ARM adds memory to synthesizable core
By Peter Clarke, EE-Times
PALO ALTO, Calif. ARM Ltd. (Cambridge, England) unveiled two versions of the ARM9E Thumb processor core with configurable memory subsytems at the Hot Chips conference this week, and announced that LSI Logic Corp. (Milpitas, Calif.) has become the first semiconductor maker to license the designs.
Both the ARM946E and ARM966E cores will be initially available as synthesizable implementations.
The ARM946E macrocell, which combines an ARM9E core with cache, write buffer and a memory protection unit, is aimed at embedded applications running a real-time operating system; the cache architecture enables designers to scale their cache size based on application requirements.
The ARM966E macrocell combines an ARM9E core with a write buffer and SRAM memory, and targets "hard real-time" applications where high performance and low-power consumption are required without the use of caches. Both macrocells feature the AMBA (Advanced Microcontroller Bus Architecture) AHB (AMBA Hi-speed Bus) interface.
Introduced in May 1999 at the Embedded Processor Forum, the ARM9E is a single control and digital signal processing (DSP) core targeted at applications in mass storage, next-generation digital cellular phones, networking, Internet appliances, and automotive and industrial control systems.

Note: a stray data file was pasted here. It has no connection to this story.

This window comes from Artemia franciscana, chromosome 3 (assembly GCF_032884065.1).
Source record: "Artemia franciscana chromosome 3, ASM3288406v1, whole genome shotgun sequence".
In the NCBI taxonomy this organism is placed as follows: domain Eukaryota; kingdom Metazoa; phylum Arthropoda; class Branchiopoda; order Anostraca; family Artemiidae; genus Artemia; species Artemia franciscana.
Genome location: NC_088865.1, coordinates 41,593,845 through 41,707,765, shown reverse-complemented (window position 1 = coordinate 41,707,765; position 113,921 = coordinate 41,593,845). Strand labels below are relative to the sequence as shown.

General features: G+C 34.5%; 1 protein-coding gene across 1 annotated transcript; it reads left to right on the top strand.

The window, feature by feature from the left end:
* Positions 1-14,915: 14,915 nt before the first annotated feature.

The ARM9E core's performance is rated at 220 MIPS at 200 MHz; it sustains one 16x16 or 16x32 multiply-accumulate operation per cycle. Initial 0.25- micron implementations will achieve 160 MHz; future 0.18-micron implementations will achieve 200 MHz and higher.
"ARM developed this new family of DSP-enhanced processor cores to meet the full range of application requirements and cost points," said Carlos Jimenez, CPU product manager at ARM. "The ARM946E and ARM966E cores leverage the numerous benefits of the ARM architecture, and enable our partners to use their existing design flows, cell libraries and test methodologies to reduce development effort and time-to-market."
LSI Logic will include the ARM946E and ARM966E macrocells in the company's synthesis-based CoreWare ASIC design flow.
"We are very pleased with the fully synthesizable features of the ARM9E family which make these cores the perfect addition to LSI Logic's extensive ASIC CoreWare library," said Bob Van Steenburgh, director of processor core marketing at LSI Logic.